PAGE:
For the past couple of days my son has been nagging me to go to our big local used bookstore, as he wanted to add to his newly-started collection of One Piece manga. As you can imagine, he didn't have to work to hard to get me to go. While he poured over the manga section I perused the literature shelves in search of a particular book. As I passed through the Poetry section, though, I came across a hardcover copy of the Oxford Standard edition of William Wordsworth's Poetical Works in pretty good condition for an excellent price.
Now, I'm a huge fan of the Oxford University Press and its high editorial standards. Normally I snap up a work like this in a heartbeat. The problem is that I already own a copy of a different edition of Wordsworth's poems, this one being the Cambridge Edition that Houghton Mifflin revised and republished in the early 1980s. I did some online research to see which was recommended, but as usual the Internet proved to be unhelpful in providing much beyond cat videos. So after a few minutes spent pondering the situation, I decided to buy it and determine for myself which is the better edition.
Once we got home, I began my assessment.
As you can see, the Cambridge Edition is by far the larger of the two, which matters in a few important respects. Foremost among them is the question of how much space they take up on my shelf, as the prospect of freeing up a few centimeters by replacing the Cambridge with the Oxford Standard was one of the things that drew me to it in the first place (besides, shouldn't poetry books be portable so that they can easily be taken out on trips outdoors to read during rambles or while picnicking in a grassy meadow?). Of course size matters as well in terms of readability, yet here the difference wasn't as great as I thought it would be:
As you can see, the size of the text in the Cambridge Edition at the top isn't much larger than that of the Oxford Standard edition, and certainly not enough to make a great deal of difference.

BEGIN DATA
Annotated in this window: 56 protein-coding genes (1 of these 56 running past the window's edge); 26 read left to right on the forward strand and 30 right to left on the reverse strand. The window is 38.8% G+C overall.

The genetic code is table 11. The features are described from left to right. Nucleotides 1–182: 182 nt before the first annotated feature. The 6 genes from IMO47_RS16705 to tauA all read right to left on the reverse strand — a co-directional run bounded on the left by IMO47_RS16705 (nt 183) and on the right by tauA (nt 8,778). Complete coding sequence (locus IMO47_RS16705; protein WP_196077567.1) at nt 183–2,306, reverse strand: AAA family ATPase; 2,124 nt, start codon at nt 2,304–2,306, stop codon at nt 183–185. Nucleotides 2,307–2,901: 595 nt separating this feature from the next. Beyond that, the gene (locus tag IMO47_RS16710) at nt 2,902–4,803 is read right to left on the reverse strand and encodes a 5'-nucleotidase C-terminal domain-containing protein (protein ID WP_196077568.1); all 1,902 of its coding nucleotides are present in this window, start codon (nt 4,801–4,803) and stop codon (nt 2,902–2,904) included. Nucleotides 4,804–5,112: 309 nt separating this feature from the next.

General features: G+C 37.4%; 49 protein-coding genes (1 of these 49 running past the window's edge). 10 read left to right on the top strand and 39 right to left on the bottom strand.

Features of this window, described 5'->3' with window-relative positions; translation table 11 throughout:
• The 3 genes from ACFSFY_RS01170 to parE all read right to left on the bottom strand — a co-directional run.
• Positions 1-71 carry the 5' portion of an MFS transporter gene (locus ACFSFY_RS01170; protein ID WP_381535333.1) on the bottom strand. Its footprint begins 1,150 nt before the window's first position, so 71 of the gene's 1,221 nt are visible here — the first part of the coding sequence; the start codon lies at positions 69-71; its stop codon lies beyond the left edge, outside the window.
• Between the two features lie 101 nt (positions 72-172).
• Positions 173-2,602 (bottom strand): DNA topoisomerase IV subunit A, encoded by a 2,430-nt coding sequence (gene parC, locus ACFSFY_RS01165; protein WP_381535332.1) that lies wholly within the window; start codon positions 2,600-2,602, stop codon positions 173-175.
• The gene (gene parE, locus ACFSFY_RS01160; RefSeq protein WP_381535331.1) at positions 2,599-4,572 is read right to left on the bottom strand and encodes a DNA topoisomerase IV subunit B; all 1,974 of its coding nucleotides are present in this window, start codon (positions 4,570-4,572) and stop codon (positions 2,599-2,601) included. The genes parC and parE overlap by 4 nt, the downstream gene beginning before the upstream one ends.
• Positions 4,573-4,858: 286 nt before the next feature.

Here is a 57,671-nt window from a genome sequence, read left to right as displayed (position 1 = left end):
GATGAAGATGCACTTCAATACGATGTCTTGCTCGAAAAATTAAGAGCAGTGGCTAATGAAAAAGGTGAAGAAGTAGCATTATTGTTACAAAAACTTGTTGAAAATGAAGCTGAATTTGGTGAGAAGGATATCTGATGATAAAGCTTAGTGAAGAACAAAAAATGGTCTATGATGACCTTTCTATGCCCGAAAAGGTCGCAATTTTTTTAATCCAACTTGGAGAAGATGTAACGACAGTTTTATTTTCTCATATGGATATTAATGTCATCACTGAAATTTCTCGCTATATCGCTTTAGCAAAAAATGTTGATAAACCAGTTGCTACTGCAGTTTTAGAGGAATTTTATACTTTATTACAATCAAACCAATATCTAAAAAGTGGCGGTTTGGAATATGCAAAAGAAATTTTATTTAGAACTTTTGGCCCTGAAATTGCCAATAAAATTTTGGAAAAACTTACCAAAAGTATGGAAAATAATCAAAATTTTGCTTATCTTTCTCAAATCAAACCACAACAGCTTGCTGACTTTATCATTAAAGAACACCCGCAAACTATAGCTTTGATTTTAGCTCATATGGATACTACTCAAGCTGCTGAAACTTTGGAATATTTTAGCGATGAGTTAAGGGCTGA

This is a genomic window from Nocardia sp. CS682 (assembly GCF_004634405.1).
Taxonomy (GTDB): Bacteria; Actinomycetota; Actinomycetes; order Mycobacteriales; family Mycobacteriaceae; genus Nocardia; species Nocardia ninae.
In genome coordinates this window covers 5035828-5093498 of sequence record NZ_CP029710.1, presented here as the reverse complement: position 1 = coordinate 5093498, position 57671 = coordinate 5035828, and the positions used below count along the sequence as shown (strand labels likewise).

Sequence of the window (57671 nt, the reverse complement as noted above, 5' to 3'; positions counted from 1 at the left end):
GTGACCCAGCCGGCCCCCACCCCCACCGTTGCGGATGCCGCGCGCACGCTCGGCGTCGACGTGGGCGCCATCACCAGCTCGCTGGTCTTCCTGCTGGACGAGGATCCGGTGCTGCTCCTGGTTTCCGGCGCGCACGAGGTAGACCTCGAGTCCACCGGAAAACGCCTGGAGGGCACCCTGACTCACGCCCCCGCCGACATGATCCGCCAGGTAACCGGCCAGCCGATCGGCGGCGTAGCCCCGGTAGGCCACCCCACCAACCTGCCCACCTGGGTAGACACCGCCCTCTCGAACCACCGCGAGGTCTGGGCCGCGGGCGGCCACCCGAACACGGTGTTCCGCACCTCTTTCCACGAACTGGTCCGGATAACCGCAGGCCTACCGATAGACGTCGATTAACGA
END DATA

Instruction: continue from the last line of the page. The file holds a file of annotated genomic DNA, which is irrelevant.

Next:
Far more important, though, is the question of content, and here is where comparisons prove more challenging. The editors of the Cambridge Edition stuck with a largely chronological format with only minor variations. By contrast the Oxford Standard has them grouped in categories that provide for a different ordering. This makes comparing differences between the poems themselves a little difficult, but I can't find any significant ones that distinguish one edition from the other.
Finally there's the question of annotation. While the Cambridge Edition has only a limited amount of notes (and they're annoyingly located at the end of the book) this definitely beats the Oxford Standard, which eschews annotation altogether. Yet while in many circumstances this would be a deal-breaker, this is less of an issue for me here as I don't need much context for these poems.
As a result, while I'm still comparing the two editions, it looks as though I'm going to replace my Cambridge Edition with the Oxford Standard. So if anyone is interested in a hefty collection of Wordsworth's poetry and is willing to cover postage let me know and I'll send it off to you sometime this week.